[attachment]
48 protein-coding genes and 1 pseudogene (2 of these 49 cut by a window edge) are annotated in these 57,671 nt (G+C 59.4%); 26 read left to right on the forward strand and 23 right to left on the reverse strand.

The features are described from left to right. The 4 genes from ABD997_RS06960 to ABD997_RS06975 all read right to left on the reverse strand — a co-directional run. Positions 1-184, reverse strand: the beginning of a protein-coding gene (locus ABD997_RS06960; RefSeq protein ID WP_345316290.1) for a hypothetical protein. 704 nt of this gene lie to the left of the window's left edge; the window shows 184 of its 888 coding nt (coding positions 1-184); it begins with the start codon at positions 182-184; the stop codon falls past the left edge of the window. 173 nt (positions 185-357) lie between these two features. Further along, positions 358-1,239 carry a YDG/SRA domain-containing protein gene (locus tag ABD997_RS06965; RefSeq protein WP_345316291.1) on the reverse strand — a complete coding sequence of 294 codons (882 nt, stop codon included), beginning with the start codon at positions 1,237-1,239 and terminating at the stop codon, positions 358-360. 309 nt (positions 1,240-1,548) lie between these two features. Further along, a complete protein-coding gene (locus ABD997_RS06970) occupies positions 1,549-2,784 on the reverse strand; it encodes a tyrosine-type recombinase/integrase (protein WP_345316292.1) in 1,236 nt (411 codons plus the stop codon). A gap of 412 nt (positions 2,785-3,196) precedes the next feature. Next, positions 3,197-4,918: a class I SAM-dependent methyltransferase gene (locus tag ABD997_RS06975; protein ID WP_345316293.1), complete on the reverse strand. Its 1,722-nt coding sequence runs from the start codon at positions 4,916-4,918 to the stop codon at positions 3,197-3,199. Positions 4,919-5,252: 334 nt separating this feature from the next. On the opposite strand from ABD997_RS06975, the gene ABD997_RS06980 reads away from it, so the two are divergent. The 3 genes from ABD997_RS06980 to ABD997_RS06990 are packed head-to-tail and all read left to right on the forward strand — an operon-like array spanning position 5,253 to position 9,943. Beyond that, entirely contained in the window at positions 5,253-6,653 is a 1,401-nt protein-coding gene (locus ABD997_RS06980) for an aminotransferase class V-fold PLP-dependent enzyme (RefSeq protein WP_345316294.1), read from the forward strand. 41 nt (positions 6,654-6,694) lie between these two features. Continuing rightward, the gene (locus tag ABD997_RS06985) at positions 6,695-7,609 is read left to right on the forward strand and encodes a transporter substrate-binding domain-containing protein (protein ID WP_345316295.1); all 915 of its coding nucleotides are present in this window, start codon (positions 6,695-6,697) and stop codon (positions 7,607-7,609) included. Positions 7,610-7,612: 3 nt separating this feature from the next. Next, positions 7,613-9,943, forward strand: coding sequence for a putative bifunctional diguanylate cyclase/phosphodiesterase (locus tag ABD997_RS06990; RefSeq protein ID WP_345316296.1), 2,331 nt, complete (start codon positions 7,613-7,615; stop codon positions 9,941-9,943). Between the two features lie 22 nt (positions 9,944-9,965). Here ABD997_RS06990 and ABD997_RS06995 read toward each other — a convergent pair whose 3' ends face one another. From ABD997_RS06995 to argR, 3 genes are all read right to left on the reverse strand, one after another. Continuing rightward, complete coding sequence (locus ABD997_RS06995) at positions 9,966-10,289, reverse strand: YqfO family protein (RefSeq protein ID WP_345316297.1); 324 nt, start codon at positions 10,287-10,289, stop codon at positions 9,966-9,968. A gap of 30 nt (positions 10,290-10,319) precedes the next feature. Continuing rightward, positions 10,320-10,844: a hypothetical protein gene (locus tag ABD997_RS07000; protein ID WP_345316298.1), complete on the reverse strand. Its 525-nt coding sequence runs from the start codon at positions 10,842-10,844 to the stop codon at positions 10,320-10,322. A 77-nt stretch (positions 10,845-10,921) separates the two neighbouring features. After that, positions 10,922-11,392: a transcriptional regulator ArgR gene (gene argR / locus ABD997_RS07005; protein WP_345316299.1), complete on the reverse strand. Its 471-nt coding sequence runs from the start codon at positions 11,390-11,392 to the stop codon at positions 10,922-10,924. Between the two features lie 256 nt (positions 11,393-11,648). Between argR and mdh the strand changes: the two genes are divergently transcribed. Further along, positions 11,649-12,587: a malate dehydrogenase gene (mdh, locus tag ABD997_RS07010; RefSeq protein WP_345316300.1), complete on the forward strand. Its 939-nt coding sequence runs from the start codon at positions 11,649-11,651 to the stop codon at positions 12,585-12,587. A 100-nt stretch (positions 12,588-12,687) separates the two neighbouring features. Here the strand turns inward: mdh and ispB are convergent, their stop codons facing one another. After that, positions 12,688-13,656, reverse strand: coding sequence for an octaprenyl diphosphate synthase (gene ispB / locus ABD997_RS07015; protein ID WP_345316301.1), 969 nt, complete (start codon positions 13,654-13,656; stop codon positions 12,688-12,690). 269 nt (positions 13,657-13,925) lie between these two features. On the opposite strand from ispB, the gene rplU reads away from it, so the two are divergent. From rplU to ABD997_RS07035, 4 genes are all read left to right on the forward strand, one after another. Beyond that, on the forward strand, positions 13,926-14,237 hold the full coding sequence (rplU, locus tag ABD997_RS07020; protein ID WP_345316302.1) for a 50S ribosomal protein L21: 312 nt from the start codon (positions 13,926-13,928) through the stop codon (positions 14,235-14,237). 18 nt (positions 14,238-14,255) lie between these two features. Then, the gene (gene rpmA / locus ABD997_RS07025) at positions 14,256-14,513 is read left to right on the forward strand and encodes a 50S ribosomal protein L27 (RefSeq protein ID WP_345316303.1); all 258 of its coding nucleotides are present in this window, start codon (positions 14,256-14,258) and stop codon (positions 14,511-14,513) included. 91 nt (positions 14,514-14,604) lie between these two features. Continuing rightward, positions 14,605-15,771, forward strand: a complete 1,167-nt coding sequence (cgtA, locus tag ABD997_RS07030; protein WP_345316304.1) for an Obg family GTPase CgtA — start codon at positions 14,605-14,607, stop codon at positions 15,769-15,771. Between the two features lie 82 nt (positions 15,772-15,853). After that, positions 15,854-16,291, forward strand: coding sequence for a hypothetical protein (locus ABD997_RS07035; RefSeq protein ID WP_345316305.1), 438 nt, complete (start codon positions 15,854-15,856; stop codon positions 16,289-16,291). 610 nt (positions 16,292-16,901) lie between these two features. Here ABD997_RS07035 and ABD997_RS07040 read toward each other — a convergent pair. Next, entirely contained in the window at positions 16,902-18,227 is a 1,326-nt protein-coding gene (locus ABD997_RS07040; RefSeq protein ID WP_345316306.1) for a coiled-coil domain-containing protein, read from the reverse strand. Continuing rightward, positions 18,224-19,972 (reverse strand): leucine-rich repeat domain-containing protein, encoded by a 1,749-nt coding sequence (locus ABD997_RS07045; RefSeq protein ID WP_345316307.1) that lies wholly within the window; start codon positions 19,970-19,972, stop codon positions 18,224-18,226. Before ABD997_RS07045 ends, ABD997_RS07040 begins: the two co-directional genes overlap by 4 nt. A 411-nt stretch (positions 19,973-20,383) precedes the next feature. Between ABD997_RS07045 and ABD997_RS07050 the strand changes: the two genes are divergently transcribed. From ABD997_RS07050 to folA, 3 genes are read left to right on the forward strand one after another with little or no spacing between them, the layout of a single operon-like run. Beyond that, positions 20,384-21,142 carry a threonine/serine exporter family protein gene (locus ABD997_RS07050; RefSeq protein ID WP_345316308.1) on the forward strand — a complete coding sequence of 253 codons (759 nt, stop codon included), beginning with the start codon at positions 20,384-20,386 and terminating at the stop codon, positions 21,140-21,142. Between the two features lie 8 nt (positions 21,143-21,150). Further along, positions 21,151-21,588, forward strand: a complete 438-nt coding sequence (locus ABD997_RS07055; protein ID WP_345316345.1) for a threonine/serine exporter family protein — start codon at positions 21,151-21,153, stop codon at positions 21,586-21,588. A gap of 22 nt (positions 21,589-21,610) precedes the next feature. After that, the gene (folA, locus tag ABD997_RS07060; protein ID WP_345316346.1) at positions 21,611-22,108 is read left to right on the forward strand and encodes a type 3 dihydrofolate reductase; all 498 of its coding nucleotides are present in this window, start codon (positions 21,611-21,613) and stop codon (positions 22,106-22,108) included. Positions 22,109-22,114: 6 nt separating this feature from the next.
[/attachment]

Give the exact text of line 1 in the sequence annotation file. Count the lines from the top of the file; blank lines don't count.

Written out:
48 protein-coding genes and 1 pseudogene (2 of these 49 cut by a window edge) are annotated in these 57,671 nt (G+C 59.4%); 26 read left to right on the forward strand and 23 right to left on the reverse strand.